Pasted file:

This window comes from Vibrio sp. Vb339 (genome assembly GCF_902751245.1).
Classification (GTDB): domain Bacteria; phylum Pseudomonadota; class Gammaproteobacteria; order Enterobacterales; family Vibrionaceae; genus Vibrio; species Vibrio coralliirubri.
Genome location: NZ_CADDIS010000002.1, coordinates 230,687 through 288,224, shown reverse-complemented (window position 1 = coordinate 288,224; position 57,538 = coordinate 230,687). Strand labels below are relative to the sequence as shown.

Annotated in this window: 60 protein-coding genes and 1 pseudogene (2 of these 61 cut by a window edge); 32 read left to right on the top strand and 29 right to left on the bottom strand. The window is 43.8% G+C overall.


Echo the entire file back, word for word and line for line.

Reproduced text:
This window comes from Vibrio sp. Vb339 (genome assembly GCF_902751245.1).
Classification (GTDB): domain Bacteria; phylum Pseudomonadota; class Gammaproteobacteria; order Enterobacterales; family Vibrionaceae; genus Vibrio; species Vibrio coralliirubri.
Genome location: NZ_CADDIS010000002.1, coordinates 230,687 through 288,224, shown reverse-complemented (window position 1 = coordinate 288,224; position 57,538 = coordinate 230,687). Strand labels below are relative to the sequence as shown.

Annotated in this window: 60 protein-coding genes and 1 pseudogene (2 of these 61 cut by a window edge); 32 read left to right on the top strand and 29 right to left on the bottom strand. The window is 43.8% G+C overall.